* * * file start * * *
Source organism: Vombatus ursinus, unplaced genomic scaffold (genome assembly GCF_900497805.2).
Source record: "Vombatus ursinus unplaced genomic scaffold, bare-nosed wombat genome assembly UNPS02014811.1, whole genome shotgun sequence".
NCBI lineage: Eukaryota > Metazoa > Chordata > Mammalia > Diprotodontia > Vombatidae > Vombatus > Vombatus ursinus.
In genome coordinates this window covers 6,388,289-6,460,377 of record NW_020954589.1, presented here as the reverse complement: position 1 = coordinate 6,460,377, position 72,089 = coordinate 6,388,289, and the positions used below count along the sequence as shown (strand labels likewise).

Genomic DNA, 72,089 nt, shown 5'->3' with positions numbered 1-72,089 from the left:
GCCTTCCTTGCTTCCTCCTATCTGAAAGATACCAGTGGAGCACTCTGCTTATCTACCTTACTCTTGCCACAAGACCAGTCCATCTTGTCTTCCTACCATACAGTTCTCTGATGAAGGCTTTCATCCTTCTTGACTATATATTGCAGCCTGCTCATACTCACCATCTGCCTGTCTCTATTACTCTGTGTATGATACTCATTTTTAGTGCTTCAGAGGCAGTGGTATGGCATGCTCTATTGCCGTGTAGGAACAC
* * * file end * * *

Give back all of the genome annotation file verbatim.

Source organism: Vombatus ursinus, unplaced genomic scaffold (genome assembly GCF_900497805.2).
Source record: "Vombatus ursinus unplaced genomic scaffold, bare-nosed wombat genome assembly UNPS02014811.1, whole genome shotgun sequence".
NCBI lineage: Eukaryota > Metazoa > Chordata > Mammalia > Diprotodontia > Vombatidae > Vombatus > Vombatus ursinus.
In genome coordinates this window covers 6,388,289-6,460,377 of record NW_020954589.1, presented here as the reverse complement: position 1 = coordinate 6,460,377, position 72,089 = coordinate 6,388,289, and the positions used below count along the sequence as shown (strand labels likewise).

Genomic DNA, 72,089 nt, shown 5'->3' with positions numbered 1-72,089 from the left:
GCCTTCCTTGCTTCCTCCTATCTGAAAGATACCAGTGGAGCACTCTGCTTATCTACCTTACTCTTGCCACAAGACCAGTCCATCTTGTCTTCCTACCATACAGTTCTCTGATGAAGGCTTTCATCCTTCTTGACTATATATTGCAGCCTGCTCATACTCACCATCTGCCTGTCTCTATTACTCTGTGTATGATACTCATTTTTAGTGCTTCAGAGGCAGTGGTATGGCATGCTCTATTGCCGTGTAGGAACAC